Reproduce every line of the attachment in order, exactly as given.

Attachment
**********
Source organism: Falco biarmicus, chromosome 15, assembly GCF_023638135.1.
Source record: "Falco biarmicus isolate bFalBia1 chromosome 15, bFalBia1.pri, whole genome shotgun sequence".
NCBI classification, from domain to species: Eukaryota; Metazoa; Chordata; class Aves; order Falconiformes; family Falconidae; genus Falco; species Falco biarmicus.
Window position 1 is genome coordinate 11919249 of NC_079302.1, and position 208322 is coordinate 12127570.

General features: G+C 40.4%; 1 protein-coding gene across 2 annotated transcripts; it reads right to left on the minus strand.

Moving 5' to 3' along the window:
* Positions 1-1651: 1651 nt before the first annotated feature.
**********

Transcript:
Source organism: Falco biarmicus, chromosome 15, assembly GCF_023638135.1.
Source record: "Falco biarmicus isolate bFalBia1 chromosome 15, bFalBia1.pri, whole genome shotgun sequence".
NCBI classification, from domain to species: Eukaryota; Metazoa; Chordata; class Aves; order Falconiformes; family Falconidae; genus Falco; species Falco biarmicus.
Window position 1 is genome coordinate 11919249 of NC_079302.1, and position 208322 is coordinate 12127570.

General features: G+C 40.4%; 1 protein-coding gene across 2 annotated transcripts; it reads right to left on the minus strand.

Moving 5' to 3' along the window:
* Positions 1-1651: 1651 nt before the first annotated feature.